A Professional Life Dedicated to Educating People About Vulnerable Communities
Emma Donaldson has committed much of her professional life to addressing disability, mental health and inclusion challenges. As a senior lecturer at Torrens University Australia, Emma develops curricula that takes a co-design approach, where the lived experiences of people from vulnerable communities are integral.
Emma has led and co-designed programs about autism, depression and Down syndrome – all with the intention of increasing knowledge and understanding that will help drive social change.
“My work has always been in vulnerable communities. I have a background in advocating for people with autism and mental health, and the opportunities provided at Torrens University has meant that we can be more innovative in educating the wider community about these communities and what their experiences are,” Emma said.
“Often, we have a ‘deficit model’ of looking at people with depression and autism. I want to push the boundaries so that we all can gain a better understanding of people and their experiences.”
Emma’s latest project at Torrens University is a free, massive open online course (MOOC) about the impacts of living with depression. Commencing on October 26, Understanding Depression: Learning from Lived Experience will help people ‘on the outside’ better connect with, and respond to, those affected by depression. The online course, requiring just two hours commitment a week for four weeks, is free and open to anyone, anywhere in the world.
“It is really important that clinicians, mental health professionals or educators are not speaking on behalf of a person with depression, in this course, the individual and their family member is sharing their own story. And the story isn’t about advocacy; it’s about their day-to-day experiences, and what has helped them, or what led to their depression.” Emma says this socialization of lived experience offers course participants a deeper insight.
In another social impact project, in 2018, Emma co-led Torrens University’s Voices of Autism MOOC, which reached over 13,000 people in 88 countries. The first of its kind, the MOOC gave participants an understanding of autism from the perspective of the person experiencing it. Participants were challenged to put themselves in the place of the person with autism, and to consider solutions to a wide range of situations.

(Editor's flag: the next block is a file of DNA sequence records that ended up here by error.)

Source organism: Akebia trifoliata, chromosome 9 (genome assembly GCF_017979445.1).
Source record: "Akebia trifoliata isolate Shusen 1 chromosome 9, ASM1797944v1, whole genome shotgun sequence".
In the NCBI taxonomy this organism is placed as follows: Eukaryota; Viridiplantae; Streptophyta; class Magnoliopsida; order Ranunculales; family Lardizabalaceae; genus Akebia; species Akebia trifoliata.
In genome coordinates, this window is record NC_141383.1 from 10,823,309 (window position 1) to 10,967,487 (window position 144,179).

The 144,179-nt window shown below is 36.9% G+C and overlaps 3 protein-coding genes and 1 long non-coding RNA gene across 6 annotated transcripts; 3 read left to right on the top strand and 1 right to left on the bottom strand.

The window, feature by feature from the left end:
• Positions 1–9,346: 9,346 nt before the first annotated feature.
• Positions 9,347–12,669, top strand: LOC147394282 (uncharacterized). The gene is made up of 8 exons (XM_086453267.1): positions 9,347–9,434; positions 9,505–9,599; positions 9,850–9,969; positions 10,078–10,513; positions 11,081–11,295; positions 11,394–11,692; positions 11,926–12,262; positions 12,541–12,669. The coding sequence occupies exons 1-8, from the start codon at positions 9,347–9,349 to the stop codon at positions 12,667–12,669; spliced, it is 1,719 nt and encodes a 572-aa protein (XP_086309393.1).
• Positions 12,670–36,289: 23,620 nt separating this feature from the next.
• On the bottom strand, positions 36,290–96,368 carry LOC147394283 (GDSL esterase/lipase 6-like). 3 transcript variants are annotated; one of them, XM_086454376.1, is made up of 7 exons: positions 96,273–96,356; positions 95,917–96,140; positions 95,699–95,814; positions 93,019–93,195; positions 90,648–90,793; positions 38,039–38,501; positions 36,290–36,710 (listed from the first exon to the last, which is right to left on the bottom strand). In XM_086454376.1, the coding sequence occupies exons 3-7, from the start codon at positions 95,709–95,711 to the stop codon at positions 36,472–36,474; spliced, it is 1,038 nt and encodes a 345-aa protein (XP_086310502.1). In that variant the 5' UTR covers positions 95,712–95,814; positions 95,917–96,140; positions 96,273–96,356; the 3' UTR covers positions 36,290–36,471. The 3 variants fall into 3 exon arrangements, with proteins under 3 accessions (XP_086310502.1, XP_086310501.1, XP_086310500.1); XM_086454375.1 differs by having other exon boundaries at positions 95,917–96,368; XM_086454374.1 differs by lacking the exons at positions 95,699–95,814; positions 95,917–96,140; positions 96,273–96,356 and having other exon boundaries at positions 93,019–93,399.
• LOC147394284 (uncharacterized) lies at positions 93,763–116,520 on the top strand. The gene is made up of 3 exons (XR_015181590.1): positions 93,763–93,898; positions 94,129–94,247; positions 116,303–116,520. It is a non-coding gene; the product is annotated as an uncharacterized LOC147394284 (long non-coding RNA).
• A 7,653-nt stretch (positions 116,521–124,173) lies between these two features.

One year later, in 2019, Emma helped initiate a world-first training program to educate young people with Down Syndrome and help them find meaningful employment. The Impact 21 pilot program saw 13 students, aged 22 to 35, attend workplace ready classes at Torrens University in Melbourne’s CBD for 12 months, before they moved into guaranteed jobs with national employers, committed to workplace diversity and inclusion.
“There’s a lot of stigma around Down syndrome. But if we can create more programs like this, where there is diversity within employment, then that is groundbreaking,” Emma said.
Aside from her full-time work at Torrens University, Emma is studying a PhD, with her research project focused on this transformational learning, and how a project that’s been designed with vulnerable communities is able to influence perceptions.
In addition to work and study, Emma sits on the World Autism Organisation Council of Administration and is Co-Director of a not-for-profit organization in the Cayman Islands, offering support, accommodation and inclusion for neurodiverse individuals.
It’s not hard to see why, as a result of her social impact work, Emma was awarded a Laureate Global Here For Good staff honoree in 2018. We congratulate and thank Emma for her dedication to the transformative power of education to change lives and deliver positive change.
This article is based on an interview Natalia Venegas conducted with Emma Donaldson in September 2020. Natalia is a member of Laureate’s corporate communications team, based in Honduras, and has been mentored by Emma for three months.